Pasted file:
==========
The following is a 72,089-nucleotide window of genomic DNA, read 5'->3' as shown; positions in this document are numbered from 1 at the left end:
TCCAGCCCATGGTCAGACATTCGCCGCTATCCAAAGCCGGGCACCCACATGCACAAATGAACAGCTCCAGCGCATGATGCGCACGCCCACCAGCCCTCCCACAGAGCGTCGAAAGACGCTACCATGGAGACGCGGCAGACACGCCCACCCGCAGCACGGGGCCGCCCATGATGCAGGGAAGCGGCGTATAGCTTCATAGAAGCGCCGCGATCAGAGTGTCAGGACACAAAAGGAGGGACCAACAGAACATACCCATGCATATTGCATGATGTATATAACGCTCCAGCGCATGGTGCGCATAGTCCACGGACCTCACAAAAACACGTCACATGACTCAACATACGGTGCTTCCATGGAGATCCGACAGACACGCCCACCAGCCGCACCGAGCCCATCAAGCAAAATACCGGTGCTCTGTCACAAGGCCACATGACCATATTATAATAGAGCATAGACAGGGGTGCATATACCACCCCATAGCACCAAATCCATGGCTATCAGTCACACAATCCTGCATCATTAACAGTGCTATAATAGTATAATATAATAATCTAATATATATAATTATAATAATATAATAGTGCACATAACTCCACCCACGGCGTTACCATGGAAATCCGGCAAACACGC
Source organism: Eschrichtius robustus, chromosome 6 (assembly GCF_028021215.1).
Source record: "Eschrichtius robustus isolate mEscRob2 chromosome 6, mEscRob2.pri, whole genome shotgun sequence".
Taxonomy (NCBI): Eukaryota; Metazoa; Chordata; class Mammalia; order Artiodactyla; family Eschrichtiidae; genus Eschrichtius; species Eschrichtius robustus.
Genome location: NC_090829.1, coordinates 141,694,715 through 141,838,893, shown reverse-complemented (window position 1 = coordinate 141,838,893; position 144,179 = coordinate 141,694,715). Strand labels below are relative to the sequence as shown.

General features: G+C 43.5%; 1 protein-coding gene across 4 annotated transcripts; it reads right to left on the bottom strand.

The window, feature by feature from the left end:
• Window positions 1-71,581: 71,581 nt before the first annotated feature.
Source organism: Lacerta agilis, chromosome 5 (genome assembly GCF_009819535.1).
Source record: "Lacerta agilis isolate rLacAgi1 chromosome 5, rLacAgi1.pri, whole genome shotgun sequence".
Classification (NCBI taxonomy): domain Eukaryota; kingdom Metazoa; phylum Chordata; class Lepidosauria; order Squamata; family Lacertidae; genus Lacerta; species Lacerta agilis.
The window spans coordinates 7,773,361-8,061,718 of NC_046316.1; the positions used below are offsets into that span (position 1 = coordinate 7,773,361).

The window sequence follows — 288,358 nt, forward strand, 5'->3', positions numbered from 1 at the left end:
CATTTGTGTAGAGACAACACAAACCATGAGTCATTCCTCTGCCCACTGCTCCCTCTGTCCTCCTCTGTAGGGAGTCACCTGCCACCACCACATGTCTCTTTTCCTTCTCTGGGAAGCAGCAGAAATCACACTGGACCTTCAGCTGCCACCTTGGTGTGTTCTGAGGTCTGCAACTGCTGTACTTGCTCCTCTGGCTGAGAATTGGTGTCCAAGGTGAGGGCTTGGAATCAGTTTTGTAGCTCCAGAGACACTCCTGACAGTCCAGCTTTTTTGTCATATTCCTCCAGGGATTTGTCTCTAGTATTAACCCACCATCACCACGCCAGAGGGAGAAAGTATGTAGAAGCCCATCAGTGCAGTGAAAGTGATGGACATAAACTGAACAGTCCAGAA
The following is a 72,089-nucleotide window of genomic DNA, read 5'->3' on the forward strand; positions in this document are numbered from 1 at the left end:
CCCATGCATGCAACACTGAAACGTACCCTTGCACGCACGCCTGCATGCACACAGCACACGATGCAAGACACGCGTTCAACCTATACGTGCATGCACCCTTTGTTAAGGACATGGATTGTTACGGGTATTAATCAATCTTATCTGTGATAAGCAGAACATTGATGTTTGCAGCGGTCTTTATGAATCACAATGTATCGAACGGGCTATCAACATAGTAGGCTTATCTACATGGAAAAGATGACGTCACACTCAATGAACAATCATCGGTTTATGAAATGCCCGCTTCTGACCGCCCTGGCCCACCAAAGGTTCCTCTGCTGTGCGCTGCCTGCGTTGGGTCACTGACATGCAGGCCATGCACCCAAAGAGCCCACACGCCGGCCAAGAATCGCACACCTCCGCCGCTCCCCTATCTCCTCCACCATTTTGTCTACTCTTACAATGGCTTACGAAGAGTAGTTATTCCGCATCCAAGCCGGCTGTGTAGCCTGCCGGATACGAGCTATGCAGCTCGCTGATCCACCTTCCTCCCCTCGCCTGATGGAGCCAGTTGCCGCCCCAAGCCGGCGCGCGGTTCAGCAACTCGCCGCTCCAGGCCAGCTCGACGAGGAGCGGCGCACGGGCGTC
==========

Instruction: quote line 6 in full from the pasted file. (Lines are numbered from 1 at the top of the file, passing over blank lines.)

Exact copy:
Genome location: NC_090829.1, coordinates 141,694,715 through 141,838,893, shown reverse-complemented (window position 1 = coordinate 141,838,893; position 144,179 = coordinate 141,694,715). Strand labels below are relative to the sequence as shown.